A Michigan doctor has become the first to be charged under federal law for allegedly performing female genital mutilation on several girls, ranging from 6 to 8 years old, officials said Thursday.
A federal complaint lodged against emergency room physician Jumana Nagarwala alleges the doctor was performing the procedure, where part or all of the female genitalia is removed, on numerous girls out of a medical office in Livonia, Michigan.
Nagarwala is charged with female genital mutilation, a five-year felony, and transportation with intent to engage in criminal sexual activity, a 10-year felony, according to the complaint.
This is believed to be the first case brought under a law passed in 1996 and amended in 2012, which criminalizes female genital mutilation, according to the Department of Justice.
“Female genital mutilation constitutes a particularly brutal form of violence against women and girls. It is also a serious federal felony in the United States,” said Acting U.S. Attorney Daniel Lemisch in a statement. “The practice has no place in modern society and those who perform FGM on minors will be held accountable under federal law.
According to the complaint, federal officials launched an investigation after being tipped off that Nagarwala performed the procedure on two 7-year-old girls who were brought by their families from Minnesota for the procedure.
Phone records and surveillance tapes linked the families of the girls to Nagarwala, and when questioned the girls’ parents admitted to law enforcement that they traveled to see the doctor for "extra cleansing of skin."
A medical examination on the girls showed abnormal genitalia, and one of the girls said “her parents told her that the procedure is a secret and she is not supposed to talk about it,” the complaint alleges.
Further investigation found other children in Michigan were also seen by Nagarwala from 2005 to 2007, according to the complaint. Some of the parents of those children have admitted to having the procedure done by the Michigan doctor.
Nagarwala, who couldn't be reached for comment, allegedly told investigators she was "aware the procedure was illegal" but denied ever performing them.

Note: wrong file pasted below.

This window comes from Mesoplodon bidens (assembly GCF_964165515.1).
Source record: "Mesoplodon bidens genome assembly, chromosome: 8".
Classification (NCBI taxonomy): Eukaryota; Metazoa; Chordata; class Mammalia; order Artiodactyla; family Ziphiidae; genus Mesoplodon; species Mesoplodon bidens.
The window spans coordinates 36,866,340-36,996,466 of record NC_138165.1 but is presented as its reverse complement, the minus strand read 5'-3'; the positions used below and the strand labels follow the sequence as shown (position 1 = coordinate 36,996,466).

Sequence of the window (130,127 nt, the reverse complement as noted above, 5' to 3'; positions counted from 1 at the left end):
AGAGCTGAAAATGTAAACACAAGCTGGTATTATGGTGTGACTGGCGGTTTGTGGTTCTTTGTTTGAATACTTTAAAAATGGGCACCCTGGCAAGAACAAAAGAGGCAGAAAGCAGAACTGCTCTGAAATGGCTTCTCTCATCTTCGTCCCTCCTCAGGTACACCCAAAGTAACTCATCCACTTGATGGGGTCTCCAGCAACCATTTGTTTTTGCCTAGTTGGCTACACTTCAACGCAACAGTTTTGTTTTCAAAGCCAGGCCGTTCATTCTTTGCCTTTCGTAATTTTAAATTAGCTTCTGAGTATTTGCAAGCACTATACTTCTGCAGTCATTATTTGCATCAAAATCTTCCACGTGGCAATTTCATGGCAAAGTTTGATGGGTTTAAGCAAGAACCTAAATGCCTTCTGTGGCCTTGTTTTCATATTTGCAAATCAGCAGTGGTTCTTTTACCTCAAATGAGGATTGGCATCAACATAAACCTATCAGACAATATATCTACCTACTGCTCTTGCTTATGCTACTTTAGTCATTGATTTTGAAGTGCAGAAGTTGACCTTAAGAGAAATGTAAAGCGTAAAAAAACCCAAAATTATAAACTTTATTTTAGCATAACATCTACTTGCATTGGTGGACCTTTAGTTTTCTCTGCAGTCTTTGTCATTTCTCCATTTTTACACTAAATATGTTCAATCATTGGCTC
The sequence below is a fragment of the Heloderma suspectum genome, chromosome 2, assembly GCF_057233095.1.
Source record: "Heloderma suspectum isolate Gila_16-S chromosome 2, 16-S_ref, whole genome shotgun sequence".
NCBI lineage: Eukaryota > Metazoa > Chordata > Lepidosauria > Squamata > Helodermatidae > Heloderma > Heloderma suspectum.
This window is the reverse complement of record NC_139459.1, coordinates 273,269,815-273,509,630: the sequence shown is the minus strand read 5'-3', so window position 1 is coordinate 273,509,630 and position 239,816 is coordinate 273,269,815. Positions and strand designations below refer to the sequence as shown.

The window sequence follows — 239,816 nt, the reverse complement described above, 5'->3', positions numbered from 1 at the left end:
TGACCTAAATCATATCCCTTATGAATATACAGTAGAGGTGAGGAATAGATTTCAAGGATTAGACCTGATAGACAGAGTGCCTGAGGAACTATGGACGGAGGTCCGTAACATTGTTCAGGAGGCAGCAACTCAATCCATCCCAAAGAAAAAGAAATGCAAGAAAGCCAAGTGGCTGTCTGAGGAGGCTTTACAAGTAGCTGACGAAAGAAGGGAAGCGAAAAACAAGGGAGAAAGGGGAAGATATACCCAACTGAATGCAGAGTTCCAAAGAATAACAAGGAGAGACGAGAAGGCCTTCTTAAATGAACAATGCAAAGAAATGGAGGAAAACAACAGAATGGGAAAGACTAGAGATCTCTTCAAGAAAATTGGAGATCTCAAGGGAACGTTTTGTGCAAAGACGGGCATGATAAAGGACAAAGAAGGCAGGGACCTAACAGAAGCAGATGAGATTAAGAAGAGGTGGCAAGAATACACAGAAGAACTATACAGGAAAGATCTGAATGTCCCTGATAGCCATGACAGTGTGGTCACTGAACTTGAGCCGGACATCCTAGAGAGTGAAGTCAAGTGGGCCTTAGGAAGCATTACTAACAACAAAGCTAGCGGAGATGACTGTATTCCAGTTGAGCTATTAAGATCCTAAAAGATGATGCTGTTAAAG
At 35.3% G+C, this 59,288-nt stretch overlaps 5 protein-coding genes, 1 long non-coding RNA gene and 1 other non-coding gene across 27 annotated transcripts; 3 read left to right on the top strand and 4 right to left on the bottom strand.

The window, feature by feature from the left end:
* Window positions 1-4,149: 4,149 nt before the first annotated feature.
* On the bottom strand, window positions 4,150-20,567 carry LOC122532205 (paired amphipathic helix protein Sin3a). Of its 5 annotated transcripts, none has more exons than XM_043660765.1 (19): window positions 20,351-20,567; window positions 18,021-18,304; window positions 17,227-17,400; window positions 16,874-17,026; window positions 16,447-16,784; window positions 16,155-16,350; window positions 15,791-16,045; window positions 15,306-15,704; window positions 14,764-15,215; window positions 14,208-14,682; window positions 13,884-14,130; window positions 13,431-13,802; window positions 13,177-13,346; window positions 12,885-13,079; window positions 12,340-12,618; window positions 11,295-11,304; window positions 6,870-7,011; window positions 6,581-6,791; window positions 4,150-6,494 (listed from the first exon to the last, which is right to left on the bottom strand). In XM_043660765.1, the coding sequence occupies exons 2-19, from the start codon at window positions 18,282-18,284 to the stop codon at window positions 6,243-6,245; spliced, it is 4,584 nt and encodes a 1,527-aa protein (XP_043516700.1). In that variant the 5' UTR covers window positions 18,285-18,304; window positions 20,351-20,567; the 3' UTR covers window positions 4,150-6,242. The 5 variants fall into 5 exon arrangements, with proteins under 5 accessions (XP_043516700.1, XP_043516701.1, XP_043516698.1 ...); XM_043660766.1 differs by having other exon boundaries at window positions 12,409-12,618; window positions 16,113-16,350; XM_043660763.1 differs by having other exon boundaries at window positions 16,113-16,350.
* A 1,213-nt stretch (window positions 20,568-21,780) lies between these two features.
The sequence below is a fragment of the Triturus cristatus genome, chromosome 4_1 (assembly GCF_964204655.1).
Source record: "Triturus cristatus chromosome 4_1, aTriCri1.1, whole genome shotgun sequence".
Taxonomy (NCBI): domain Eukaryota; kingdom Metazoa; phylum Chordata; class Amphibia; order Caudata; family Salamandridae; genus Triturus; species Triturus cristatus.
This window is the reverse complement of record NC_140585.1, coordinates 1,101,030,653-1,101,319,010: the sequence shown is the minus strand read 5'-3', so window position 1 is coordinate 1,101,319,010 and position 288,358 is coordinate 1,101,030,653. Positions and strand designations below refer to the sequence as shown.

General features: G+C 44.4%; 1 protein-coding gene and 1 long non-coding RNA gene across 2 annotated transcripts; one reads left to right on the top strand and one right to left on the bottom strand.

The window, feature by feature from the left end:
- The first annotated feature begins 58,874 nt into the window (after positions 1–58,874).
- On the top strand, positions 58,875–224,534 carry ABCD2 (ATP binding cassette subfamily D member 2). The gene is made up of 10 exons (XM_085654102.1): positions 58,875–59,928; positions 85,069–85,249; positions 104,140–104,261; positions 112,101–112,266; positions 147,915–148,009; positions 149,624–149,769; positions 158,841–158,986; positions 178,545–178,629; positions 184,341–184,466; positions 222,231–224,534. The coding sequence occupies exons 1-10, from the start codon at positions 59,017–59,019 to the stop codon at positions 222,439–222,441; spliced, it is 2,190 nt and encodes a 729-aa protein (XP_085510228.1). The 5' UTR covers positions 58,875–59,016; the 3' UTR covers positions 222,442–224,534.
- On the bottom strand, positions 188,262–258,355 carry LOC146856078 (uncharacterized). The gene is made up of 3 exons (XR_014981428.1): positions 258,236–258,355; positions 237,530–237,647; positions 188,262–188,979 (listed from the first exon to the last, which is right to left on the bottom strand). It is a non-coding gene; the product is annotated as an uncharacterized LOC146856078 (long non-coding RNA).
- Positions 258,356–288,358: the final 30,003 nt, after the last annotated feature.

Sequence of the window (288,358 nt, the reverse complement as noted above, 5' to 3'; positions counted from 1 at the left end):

“The allegations against the defendant in this investigation are made even more deplorable, given the defendant’s position as a trusted medical professional in the community,” said Special Agent in Charge Francis in a statement.
Nagarwala is listed on staff at the Henry Ford Hospital in Detroit Michigan, but the hospital said the physician was on “administrative leave” in a statement on Thursday.
“The alleged criminal activity did not occur at any Henry Ford facility. We would never support or condone anything related to this practice,” said David Olejarz, a hospital spokesman.
Female genital mutation is performed to make a girl more acceptable in certain communities and is thought to increase her eligibility for marriage by ensuring her virginity in many cultures, according to human rights organization Equality Now.
An estimated 200 million women and girls have been subjected to the procedure, according to the World Health Organization. The practice is more prevalent in Africa, the Middle East and Asia, but has picked up momentum in the United States.
“Approximately 513,000 women and girls in the United States were at risk for [genital mutilation of circumcision] or its consequences in 2012 which was more than three times higher than the earlier estimate, based on 1990 data,” according to the Centers for Disease Control.
"This is a form of child abuse," said Shelby Quast, director of Equality Now’s Americas Office. “We are encouraged seeing a doctor charged with FGM, because this will have a big impact on others who are performing this illegal act," she said.
"This sends a message to other doctors that if you violate the law, you will be arrested, and you will be prosecuted."